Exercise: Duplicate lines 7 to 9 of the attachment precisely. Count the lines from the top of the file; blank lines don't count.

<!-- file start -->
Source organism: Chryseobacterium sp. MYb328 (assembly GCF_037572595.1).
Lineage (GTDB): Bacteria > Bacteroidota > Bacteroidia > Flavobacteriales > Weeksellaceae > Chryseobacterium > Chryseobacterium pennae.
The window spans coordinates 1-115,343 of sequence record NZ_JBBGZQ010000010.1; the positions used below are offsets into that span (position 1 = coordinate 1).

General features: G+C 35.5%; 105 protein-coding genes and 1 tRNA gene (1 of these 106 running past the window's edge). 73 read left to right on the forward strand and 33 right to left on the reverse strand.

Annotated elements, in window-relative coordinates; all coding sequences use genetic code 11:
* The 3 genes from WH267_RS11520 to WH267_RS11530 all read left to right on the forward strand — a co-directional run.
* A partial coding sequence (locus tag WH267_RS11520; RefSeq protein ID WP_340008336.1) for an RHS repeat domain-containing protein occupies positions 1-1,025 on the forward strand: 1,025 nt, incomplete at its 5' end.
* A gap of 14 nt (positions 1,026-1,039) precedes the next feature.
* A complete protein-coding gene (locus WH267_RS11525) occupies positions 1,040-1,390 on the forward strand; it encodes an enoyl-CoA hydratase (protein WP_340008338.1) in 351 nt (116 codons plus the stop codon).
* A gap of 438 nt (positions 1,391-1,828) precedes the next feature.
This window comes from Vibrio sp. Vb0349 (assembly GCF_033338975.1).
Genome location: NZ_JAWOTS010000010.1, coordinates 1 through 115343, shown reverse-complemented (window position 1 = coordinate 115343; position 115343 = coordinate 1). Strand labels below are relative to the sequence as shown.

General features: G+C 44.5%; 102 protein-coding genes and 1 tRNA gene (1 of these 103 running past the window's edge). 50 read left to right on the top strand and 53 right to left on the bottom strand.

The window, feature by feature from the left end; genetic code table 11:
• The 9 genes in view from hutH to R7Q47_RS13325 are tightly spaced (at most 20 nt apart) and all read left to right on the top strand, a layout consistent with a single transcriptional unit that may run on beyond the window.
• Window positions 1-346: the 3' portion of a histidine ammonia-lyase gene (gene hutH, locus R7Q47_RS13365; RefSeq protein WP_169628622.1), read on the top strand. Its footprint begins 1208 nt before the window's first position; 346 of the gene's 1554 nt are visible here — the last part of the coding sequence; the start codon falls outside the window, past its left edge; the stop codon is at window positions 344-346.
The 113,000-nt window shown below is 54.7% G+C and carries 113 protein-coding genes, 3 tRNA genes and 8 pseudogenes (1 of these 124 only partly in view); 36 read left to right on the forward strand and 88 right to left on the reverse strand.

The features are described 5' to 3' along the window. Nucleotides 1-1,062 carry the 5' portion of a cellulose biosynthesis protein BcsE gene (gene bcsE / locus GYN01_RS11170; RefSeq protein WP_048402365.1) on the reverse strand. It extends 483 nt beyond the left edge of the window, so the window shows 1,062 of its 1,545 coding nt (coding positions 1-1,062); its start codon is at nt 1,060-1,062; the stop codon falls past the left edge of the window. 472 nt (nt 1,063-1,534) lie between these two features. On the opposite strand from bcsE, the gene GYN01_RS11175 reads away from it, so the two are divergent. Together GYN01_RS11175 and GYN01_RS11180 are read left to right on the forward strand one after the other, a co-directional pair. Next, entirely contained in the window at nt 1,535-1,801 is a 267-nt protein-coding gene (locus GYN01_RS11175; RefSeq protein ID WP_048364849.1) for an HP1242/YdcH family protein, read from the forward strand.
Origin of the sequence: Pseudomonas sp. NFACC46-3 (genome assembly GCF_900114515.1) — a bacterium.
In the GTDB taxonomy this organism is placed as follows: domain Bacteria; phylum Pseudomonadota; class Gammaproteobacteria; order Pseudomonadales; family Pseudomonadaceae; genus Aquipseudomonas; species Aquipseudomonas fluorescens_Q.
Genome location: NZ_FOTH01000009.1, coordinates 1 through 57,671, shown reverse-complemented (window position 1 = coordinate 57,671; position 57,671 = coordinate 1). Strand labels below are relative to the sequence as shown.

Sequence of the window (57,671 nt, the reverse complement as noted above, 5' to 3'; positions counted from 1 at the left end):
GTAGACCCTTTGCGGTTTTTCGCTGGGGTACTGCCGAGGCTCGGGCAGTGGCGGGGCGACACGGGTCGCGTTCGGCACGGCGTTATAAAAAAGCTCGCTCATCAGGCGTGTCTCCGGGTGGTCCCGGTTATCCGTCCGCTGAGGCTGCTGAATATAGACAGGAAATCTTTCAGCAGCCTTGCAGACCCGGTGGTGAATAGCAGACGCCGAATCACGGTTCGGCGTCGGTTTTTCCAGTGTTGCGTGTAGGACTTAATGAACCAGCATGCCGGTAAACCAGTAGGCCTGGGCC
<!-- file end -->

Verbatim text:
* A partial coding sequence (locus tag WH267_RS11520; RefSeq protein ID WP_340008336.1) for an RHS repeat domain-containing protein occupies positions 1-1,025 on the forward strand: 1,025 nt, incomplete at its 5' end.
* A gap of 14 nt (positions 1,026-1,039) precedes the next feature.
* A complete protein-coding gene (locus WH267_RS11525) occupies positions 1,040-1,390 on the forward strand; it encodes an enoyl-CoA hydratase (protein WP_340008338.1) in 351 nt (116 codons plus the stop codon).